Dame Ethel Smyth was born in 1858 in Sidcup, Kent. While her actual birthday was April 22nd, the Smyth family chose to celebrate on April 23rd, as they enjoyed the connection to William Shakespeare’s birthday. Ethel was the fourth of eight children.
Her father, Major General John Hall Smyth, was vehemently opposed to Ethel pursuing an education in music, but she refused to quit. At 17, she began studying privately. Her persistence gained her entry to the Leipzig Conservatory at the age of 19, where she studied composition. Here she met and became acquainted with Dvořák, Grieg, and Tchaikovsky. It was during this time that she was also introduced to Clara Schumann and Johannes Brahms. Brahms famously demeaned her efforts at composition. Fortunately, she persisted.
Her first major success was a performance at the Royal Albert Hall of her “Mass in D”, written in 1893 during a period when, heartbroken over the end of her affair with her teacher’s wife, she briefly embraced religiosity. She met Queen Victoria and played the entire Mass for her. Victoria, quite impressed, helped secure its first performance at her husband’s brand new hall in London.
“There are no women composers, likely never will be, except Ethel Smyth.” –Conductor Sir Thomas Beecham
In 1910, Ethel joined the Women’s Social and Political Union (WSPU), a British organization devoted to women’s suffrage. Along with Emmeline Pankhurst, the leader of the Suffrage movement in Britain, Ethel threw rocks at homes belonging to politicians who opposed female suffrage and was arrested. She spent two months in Holloway Prison. Thomas Beecham, conductor and friend, visited her there, and found suffragettes marching in the quadrangle singing “The March of the Women”, a piece by Ethel, as Ethel leaned out a window conducting with a toothbrush. “The March of the Women” became the anthem of the women’s suffrage movement, and the only piece for which Ethel has been remembered until recently. In recognition of her dedication to this cause and her support of it through her music, Ethel has a symbolic place setting in Judy Chicago’s 1979 feminist art installation “The Dinner Party.”
Ethel amassed an extensive body of work over the course of her life: six operas, some string quartets, lieder, songs for voice and chamber groups, a number of chamber pieces, two symphonic works, and a grand mass. She also wrote a variety of unpublished works for solo piano, organ, and chamber ensembles, which have become more popular in recent years. In 1922, the Illustrated London News commented on her opera The Boatswain’s Mate: “The composer is a learned musician: it is learning which gives her the power to express her natural inborn sense of humour... Dr. Smyth knows her Mozart and her Sullivan: she has learned how to write conversations in music... [The Boatswain's Mate] is one of the merriest, most tuneful, and most delightful comic operas ever put on the stage."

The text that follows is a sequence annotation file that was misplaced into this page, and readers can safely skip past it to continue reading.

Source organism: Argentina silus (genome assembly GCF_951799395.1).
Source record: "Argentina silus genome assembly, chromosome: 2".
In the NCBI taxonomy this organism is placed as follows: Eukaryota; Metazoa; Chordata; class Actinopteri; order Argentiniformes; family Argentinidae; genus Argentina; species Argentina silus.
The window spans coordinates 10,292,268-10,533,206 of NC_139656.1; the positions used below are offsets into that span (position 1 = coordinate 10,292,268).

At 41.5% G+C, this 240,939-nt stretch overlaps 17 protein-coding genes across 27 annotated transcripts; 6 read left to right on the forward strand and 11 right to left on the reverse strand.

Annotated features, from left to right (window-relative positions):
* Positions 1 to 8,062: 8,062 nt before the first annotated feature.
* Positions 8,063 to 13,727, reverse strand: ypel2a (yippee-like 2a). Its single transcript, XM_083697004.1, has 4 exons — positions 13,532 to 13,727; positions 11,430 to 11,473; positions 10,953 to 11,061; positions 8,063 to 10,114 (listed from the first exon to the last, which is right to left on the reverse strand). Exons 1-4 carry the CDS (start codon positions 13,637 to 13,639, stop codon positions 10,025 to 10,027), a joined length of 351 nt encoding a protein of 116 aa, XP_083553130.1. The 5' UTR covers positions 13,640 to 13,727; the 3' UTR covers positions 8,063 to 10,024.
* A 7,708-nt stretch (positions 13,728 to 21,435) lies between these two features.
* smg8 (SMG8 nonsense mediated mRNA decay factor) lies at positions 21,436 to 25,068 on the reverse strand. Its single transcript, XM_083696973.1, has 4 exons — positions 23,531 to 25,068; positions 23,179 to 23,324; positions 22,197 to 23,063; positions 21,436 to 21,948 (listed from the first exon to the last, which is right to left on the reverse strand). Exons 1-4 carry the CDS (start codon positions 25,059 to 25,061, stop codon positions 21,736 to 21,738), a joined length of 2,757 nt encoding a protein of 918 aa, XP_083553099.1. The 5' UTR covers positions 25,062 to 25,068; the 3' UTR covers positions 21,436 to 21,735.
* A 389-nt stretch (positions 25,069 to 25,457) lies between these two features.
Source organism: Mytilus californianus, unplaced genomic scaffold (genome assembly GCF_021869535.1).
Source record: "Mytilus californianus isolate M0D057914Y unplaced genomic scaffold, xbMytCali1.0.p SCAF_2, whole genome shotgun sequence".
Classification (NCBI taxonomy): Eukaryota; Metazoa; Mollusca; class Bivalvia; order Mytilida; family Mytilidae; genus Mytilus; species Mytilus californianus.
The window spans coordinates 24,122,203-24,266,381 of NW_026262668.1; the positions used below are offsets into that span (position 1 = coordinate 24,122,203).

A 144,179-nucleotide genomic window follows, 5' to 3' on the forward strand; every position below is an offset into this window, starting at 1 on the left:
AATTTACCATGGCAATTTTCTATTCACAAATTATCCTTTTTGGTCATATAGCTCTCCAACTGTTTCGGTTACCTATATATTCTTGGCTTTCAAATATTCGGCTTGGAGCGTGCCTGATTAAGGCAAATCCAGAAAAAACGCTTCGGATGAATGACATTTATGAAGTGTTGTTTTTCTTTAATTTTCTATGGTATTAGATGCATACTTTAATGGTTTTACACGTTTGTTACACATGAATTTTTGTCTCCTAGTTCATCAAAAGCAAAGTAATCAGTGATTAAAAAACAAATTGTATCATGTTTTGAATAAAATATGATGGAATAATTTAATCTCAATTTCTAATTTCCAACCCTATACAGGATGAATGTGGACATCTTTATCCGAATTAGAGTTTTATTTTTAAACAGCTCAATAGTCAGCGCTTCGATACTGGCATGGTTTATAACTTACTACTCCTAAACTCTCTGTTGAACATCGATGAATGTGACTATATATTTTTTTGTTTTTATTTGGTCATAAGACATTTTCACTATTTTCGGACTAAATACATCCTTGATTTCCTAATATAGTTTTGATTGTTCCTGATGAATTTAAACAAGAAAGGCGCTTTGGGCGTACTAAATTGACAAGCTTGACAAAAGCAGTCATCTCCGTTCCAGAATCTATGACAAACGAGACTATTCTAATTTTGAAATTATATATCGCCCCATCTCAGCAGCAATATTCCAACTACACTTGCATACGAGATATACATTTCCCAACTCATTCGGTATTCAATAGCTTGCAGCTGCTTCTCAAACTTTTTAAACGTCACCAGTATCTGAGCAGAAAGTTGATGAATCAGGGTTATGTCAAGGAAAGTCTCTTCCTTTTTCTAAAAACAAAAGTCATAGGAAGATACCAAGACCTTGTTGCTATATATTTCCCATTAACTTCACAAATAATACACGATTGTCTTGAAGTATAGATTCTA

Ethel broke many barriers in the world of music. Der Wald, performed in 1904, was the only opera by a female composer produced by the New York’s Metropolitan Opera until 2016. In 1922, she also became the first female composer to be named a Dame Commander of the Order of the British Empire and received honorary doctorates in music from the Universities of Durham and Oxford.
“Smyth's music was seldom evaluated as simply the work of a composer among composers, but as that of a ‘woman composer.’ This worked to keep her on the margins of the profession." –Music historian Eugene Gates
Ethel was also an accomplished memoirist, writing several very popular books about her time and the people she met. Her political exploits are described in these memoirs, as are details about her romantic life. Although she never married, she did have several extended relationships; the most long-standing of which was her deep friendship with philosopher/poet Henry Bennet Brewster who wrote many of her libretti, The Prisoner among them. Some of her most notable female partners include suffragette Emmeline Pankhurst and writer Virginia Woolf, who once wrote that being with Ethel was like being with a giant crab. Ethel’s relationship with keyboardist Violet Gordon-Woodhouse received a satirical depiction in the 2005 opera Violet by Roger Scruton.
Ethel died in England in 1944 at 86 years old. Although her compositions were largely forgotten in the decades following her death, there has lately been a renaissance of her works. In 2018 Cappella Clausura performed Amelia LeClair’s upcoming edition of the “Mass in D” with the Clerici string quartet. You can watch a recording below.
During her lifetime, Ethel received mixed feedback about her compositions. Music historian Eugene Gates explained, “Smyth's music was seldom evaluated as simply the work of a composer among composers, but as that of a ‘woman composer.’ This worked to keep her on the margins of the profession [...] when she composed powerful, rhythmically vital music, it was said that her work lacked feminine charm; on the other, when she produced delicate, melodious compositions, she was accused of not measuring up to the artistic standards of her male colleagues.” Conductor Sir Thomas Beecham, no friend of women, wrote, “There are no women composers, likely never will be, except Ethel Smyth.” Beecham conducted many of her works and remained her friend and proponent, writing her an extensive and laudatory obituary.
Want to learn more about Ethel’s life and works? Check out this website, run by Women’s Philharmonic Advocacy.
“Do You Know Her” is Cappella Clausura’s newest educational initiative. With this series, we hope to expose our audiences to a range of female composers throughout history and celebrate their often overlooked achievements. By the end of August, we’ll have shown a spotlight on four remarkable women from history.